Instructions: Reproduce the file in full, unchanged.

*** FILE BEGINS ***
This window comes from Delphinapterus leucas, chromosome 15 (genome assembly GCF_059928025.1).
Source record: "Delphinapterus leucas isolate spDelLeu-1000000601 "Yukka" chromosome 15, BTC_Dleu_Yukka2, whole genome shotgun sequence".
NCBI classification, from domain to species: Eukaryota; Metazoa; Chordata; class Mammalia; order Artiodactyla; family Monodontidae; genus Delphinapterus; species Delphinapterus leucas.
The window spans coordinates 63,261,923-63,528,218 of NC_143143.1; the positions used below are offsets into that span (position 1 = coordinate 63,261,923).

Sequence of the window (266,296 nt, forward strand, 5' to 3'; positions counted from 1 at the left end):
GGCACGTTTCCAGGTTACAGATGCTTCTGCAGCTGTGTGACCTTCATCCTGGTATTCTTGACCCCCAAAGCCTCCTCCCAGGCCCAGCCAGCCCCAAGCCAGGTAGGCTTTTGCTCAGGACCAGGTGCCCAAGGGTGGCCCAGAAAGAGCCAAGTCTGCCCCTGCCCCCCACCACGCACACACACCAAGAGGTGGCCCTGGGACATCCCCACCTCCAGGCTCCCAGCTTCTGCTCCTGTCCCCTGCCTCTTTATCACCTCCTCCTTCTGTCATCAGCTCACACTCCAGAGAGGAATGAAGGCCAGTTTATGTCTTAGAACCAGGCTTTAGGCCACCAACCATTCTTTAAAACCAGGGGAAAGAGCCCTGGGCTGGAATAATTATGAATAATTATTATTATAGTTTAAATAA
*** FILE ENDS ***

This window comes from Delphinapterus leucas, chromosome 15 (genome assembly GCF_059928025.1).
Source record: "Delphinapterus leucas isolate spDelLeu-1000000601 "Yukka" chromosome 15, BTC_Dleu_Yukka2, whole genome shotgun sequence".
NCBI classification, from domain to species: Eukaryota; Metazoa; Chordata; class Mammalia; order Artiodactyla; family Monodontidae; genus Delphinapterus; species Delphinapterus leucas.
The window spans coordinates 63,261,923-63,528,218 of NC_143143.1; the positions used below are offsets into that span (position 1 = coordinate 63,261,923).

Sequence of the window (266,296 nt, forward strand, 5' to 3'; positions counted from 1 at the left end):
GGCACGTTTCCAGGTTACAGATGCTTCTGCAGCTGTGTGACCTTCATCCTGGTATTCTTGACCCCCAAAGCCTCCTCCCAGGCCCAGCCAGCCCCAAGCCAGGTAGGCTTTTGCTCAGGACCAGGTGCCCAAGGGTGGCCCAGAAAGAGCCAAGTCTGCCCCTGCCCCCCACCACGCACACACACCAAGAGGTGGCCCTGGGACATCCCCACCTCCAGGCTCCCAGCTTCTGCTCCTGTCCCCTGCCTCTTTATCACCTCCTCCTTCTGTCATCAGCTCACACTCCAGAGAGGAATGAAGGCCAGTTTATGTCTTAGAACCAGGCTTTAGGCCACCAACCATTCTTTAAAACCAGGGGAAAGAGCCCTGGGCTGGAATAATTATGAATAATTATTATTATAGTTTAAATAA